Costoc 001

And the Carter Group is planning to build The Station, a new 18-hectare shopping development.

The Station Rolleston

Both Selwyn and Waimakariri appear to be undervalued. Prices there are 4.5% and 7.7% lower than we’d expect them to be, respectively.

One of the benefits of buying in these areas is that it’s still possible to buy a standalone house with a decent yield.

In larger cities standalone houses are usually too expensive to be a good investment.

More from Opes Partners:

#4 Lower Hutt

Next on the list is Lower Hutt.

The Wellington region is an interesting one. For the last few years I advised investors against buying in the Wellington region. Property prices were so overheated, and in my view had a long way to fall.

That happened; Lower Hutt property prices fell 30% compared to their peak.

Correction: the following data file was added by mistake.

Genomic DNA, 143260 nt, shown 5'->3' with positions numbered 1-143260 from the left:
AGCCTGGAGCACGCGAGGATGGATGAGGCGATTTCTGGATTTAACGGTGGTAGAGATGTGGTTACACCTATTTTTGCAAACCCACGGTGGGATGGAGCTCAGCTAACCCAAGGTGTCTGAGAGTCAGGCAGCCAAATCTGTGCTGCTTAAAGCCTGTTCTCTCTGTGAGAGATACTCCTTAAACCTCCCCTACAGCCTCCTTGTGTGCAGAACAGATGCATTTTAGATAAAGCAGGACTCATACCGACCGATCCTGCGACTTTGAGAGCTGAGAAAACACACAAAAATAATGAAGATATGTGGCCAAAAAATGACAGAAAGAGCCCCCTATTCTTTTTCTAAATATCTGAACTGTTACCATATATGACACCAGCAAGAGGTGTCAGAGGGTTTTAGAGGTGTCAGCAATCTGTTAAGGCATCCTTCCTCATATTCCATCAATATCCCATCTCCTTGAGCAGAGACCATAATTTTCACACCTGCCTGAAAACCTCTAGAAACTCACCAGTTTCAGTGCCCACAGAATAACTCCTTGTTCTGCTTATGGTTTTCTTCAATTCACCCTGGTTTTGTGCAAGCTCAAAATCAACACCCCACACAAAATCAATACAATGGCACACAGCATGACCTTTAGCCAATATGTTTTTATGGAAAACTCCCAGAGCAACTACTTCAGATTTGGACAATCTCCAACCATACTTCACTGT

So now Lower Hutt prices are much more in line with where I’d expect them to be. They were about 16% overvalued; now they’re about 1% undervalued. So, Lower Hutt presents more of a buying opportunity than it used too.

On top of that, property prices are still cheaper than in Auckland, and rental yields tend to be good in the area.

More from Opes Partners:

#5 Queenstown

Last on our list is Queenstown. Historically, this has been a funny area for investors.

That’s because Queenstown properties are expensive. The average property value is almost $1.7 million (Oct ’23, CoreLogic).

But Queenstown still makes the list because prices have the potential to grow.

It’s an aspiration area and tends to attract wealthy people who want to live or holiday there. This keeps the demand for properties and rental high.

So, if you get the right-priced property, it can work as an investment.

But be careful about people telling you Airbnb will solve all your problems. It’s not as easy as people make it out to be.